Tuesday, April 06, 2004
Danceworks '04 (Groundworks)
Groundworks again captivates audience with Danceworks '04
David Shimotakahara, the artistic director of GroundWorks Dancetheater has a reputation for inspiring his audience’s to think. He also illustrates for them what it means to have a disciplined dance corps.
The evening, presented as part of Cleveland Public Theatre’s ‘DANCWORKS 04,’ consisted of two equal length pieces, “The Book of Water” and “At Once There Was A House.”
“The Book of Water,” as explained by Shimotakahara, the piece’s choreographer, continues his interest in connectivity. He challenges the audience to experience, as the company did, the questions: “Is life a series of isolated pools through which we pass alone in our encounters? Is memory held in separate cups, secret and contained? Or are we connected in our course?
The choreographer answers his own questions, as he leads the viewer through a seamless connection of each of the vehicle’s segments. Each unit, danced to a unique piece of music, had a feeling all its own, but with the unmistakable unity of flow and movement. Slashing hands, flying bodies danced to a heavy drum beat; bodies moving across the floor in controlled moves set to heavy organ music; slow controlled moves of arching bodies, swimming, moving like water birds to plaintive piano music. Whatever the music, whatever the movements, the parts all melded into a single unit. Even the ending, which found Shimotakahara bathed in a pool of blue light, bare-chested and breathing heavily, was a perfect fit.
Felise Bagley, Amy Miller, Mark Otloski, and Shimotakahara are all fine dancers. Bagley and Miller make the most difficult of moves look easy. They display total body control. Shimotakahara has always been a dance machine, well-oiled and in perfect sync. It has been especially interesting to watch Otloski, who was a principal dancer with the Cleveland/San Jose Ballet, mature under the tutelage of Shimotakahara into a more disciplined dancer.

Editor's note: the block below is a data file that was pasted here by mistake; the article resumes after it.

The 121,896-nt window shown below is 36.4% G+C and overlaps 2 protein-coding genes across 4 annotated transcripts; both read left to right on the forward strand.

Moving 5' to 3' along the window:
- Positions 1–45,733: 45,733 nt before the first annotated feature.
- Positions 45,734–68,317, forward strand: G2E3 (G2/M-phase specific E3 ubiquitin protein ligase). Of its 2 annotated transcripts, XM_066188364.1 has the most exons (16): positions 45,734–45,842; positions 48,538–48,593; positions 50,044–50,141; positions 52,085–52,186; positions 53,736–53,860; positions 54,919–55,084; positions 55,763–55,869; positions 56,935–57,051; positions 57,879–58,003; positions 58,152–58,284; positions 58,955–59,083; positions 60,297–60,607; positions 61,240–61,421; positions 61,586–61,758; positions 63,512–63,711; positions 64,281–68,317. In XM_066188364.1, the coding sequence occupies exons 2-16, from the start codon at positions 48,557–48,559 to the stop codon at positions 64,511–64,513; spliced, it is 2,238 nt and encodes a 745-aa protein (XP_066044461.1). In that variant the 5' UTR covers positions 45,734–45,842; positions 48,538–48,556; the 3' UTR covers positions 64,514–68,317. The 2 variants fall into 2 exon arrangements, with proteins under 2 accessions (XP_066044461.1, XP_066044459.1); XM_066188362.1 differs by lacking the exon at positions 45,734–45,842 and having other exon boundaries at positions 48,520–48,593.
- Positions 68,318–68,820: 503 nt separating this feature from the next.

“At Once There Was A House,” a Cleveland premiere choreographed by Beth Corning, and danced to the music of such composers as Tom Waits, Kathleen Brennan and Lou Harrison, was a much more complex piece.
Most interesting was listening to the audience’s conversation following the performance about what meaning the piece held for each of them. Comments were made of children playing dress-up, child abuse, the experiences of growing up and looking back at childhood, and childhood delight. One thing appeared certain. The meaning of piece remained abstract, but the concept purported by psychologists is that each of us creates our reality through our stories, narratives, and questions of life.
Dressed at the start in oversized adult shoes and children’s clothing, the company interacted with the audience with childish delight. Later segments found Felise Bagley partnering with a white picket fence that folded and bent as she created illusions of life’s experiences? Another segment was danced accapello, consisted of changing partners, searching other others and freezing in place. Often the words and the movements were not in parallel to each other causing discordant thoughts. Another portion found the dancers moving across the stage in parallel lines, never intersecting, never touching. fifth One unit found Otloski illustrating high school experiences in both movement and words. In another part Shimotakahara, with a large soft sculpture door attached to his body, danced to discordant music. Yet another unit exposed a balancing act of dancer and a chair. The finale repeated the opening in costume and theme.
The piece, a departure from the usual serious mood of Danceworks numbers, was thought-provoking for the audience and physically challenging for the dancers.
For those who have not experienced the offerings of this wonderful company, Danceworks will be performing on July 2 and 3 at Cain Park Theatre in Cleveland Heights. There will be Talk back sessions following each of those performances. For information call 216-932-0222.